In the journal Nature Human Behavior, a study reports that more people believe that atheists are more likely to be immoral than those who do not.
Even other atheists share that belief, the study reported.
"Across the world, religious belief is intuitively viewed as a necessary safeguard against the temptations of grossly immoral conduct," an international team of researchers wrote in the journal.
The study surveyed more than 3,000 people in 13 countries on five continents, ranging from "very secular" countries such as China and the Netherlands to countries with a large number of people of faith, such as the United States, the United Arab Emirates, and India.
"Atheists are broadly perceived as potentially morally depraved and dangerous . . . people perceive belief in a god as a sufficient moral buffer to inhibit immoral behavior," the study reported.
The study gave participants a description of a fictional person who tortured animals, then grew up to be a murderer. Half the group was asked how likely it was that the person was an atheist, and the other asked how likely he was a person of faith, according to the journal.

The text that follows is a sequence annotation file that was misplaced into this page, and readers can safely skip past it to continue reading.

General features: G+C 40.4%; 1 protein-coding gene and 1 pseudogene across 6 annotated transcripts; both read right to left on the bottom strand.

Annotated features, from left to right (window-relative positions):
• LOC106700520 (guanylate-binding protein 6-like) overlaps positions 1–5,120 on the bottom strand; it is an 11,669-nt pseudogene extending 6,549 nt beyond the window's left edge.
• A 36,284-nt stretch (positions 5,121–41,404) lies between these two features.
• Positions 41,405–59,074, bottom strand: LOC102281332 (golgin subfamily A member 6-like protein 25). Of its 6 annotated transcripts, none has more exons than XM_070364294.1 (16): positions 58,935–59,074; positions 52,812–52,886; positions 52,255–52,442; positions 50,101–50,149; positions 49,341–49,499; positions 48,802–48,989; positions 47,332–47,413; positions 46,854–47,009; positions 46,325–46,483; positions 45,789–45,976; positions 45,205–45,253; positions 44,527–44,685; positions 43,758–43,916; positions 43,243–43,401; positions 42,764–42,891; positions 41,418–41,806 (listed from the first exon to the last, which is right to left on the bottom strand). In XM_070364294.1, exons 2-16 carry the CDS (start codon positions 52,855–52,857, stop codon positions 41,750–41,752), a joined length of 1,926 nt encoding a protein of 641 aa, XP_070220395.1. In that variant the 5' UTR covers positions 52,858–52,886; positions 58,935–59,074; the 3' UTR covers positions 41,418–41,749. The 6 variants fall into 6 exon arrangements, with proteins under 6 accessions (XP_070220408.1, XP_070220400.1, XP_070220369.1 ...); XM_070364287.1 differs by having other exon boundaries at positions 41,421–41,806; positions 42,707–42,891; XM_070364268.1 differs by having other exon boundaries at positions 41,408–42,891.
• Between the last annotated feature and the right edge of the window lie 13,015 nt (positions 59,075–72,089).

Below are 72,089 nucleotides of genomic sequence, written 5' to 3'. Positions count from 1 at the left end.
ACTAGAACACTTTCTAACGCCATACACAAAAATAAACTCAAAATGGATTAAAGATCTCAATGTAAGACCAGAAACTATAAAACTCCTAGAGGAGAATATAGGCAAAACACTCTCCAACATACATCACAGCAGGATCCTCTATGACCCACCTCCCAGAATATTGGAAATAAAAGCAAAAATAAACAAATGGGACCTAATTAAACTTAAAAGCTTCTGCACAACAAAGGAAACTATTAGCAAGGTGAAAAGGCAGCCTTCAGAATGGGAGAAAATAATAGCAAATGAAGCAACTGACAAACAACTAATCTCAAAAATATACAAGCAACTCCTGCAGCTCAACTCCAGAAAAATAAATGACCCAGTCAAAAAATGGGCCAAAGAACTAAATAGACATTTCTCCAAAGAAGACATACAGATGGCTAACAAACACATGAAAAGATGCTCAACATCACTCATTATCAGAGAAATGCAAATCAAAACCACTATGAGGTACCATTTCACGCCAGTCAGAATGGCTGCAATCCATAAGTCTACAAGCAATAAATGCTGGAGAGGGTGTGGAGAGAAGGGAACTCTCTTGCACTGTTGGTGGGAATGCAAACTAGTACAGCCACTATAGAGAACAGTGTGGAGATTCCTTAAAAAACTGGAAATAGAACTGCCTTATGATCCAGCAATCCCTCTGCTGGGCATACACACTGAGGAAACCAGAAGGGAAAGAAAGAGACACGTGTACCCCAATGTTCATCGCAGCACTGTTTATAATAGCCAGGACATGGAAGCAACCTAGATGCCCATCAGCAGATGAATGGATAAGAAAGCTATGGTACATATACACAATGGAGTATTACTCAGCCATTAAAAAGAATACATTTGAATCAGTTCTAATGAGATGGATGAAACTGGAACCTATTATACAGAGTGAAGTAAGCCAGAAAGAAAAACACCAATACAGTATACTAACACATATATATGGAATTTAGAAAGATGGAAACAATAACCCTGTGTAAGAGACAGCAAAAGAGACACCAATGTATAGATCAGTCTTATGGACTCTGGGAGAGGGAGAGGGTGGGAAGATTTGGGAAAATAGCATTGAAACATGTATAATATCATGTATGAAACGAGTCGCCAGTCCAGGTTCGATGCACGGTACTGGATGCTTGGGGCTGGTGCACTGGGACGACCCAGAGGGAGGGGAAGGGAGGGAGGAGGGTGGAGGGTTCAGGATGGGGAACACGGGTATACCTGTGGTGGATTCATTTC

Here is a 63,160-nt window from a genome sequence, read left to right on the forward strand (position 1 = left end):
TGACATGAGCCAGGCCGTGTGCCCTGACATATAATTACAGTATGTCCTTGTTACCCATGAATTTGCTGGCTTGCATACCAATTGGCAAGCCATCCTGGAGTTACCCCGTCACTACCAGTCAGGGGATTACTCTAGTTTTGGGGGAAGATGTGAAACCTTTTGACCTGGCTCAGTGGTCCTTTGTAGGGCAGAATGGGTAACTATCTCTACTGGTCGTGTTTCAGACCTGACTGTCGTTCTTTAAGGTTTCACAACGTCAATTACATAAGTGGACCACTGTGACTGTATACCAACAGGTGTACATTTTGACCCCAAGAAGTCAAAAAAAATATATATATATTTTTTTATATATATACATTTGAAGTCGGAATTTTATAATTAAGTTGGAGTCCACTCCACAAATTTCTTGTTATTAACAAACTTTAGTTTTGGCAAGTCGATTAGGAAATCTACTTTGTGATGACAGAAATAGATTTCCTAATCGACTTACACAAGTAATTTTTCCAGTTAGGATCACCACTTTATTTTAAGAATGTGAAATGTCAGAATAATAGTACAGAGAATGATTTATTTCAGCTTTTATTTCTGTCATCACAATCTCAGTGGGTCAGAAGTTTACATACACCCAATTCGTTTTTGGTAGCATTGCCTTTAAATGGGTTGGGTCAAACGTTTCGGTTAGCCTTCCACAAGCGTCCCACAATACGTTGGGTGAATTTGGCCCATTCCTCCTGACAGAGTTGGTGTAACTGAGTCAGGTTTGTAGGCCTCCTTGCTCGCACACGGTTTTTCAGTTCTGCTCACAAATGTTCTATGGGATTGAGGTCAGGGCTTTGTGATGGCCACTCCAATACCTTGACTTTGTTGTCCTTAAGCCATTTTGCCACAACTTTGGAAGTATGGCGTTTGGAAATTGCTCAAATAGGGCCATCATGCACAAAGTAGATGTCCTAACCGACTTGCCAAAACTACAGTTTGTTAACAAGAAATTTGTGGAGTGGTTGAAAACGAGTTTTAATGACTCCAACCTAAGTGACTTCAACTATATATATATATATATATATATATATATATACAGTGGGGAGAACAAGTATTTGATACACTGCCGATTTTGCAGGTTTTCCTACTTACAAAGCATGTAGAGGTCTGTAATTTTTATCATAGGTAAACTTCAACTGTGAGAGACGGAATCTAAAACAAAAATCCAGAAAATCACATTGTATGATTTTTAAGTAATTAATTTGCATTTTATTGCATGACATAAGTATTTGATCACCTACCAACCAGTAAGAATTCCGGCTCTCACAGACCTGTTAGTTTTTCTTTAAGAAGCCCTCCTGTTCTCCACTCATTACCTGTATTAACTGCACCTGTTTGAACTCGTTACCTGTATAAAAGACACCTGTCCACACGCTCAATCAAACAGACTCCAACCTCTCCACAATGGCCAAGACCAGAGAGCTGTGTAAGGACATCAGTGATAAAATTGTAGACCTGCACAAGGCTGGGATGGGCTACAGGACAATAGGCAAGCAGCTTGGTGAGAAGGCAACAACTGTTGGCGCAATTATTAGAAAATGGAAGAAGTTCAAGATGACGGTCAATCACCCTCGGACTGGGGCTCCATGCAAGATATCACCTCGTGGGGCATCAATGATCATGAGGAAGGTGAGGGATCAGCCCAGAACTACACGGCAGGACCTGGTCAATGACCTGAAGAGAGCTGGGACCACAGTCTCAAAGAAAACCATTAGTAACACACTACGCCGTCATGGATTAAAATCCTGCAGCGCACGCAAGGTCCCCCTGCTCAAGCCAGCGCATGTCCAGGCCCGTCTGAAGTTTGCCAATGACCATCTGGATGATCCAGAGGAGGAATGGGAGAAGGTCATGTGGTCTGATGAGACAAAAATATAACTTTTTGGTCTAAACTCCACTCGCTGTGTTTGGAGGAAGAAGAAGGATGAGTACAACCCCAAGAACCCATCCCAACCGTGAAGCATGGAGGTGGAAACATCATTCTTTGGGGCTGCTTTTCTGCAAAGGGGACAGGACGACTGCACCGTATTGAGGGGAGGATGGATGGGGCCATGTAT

People in the study were twice as likely to assume the fictional person was an atheist, the journal said.
"Entrenched moral suspicion of atheists suggests that religion’s powerful influence on moral judgments persists, even among non-believers in secular societies," the journal report said.
Only Finland and New Zealand did not show evidence in the experiment of a bias against atheists, the journal reported.
"It is striking that even atheists appear to hold the same intuitive anti-atheist bias," Will Gervais, University of Kentucky in Lexington psychology professor, said about the study in Agence France-Presse.
Atheists are not trusted in the "most highly religious states" including the U.S., United Arab Emirates, and India, Gervais said in the Agence France-Presse report.
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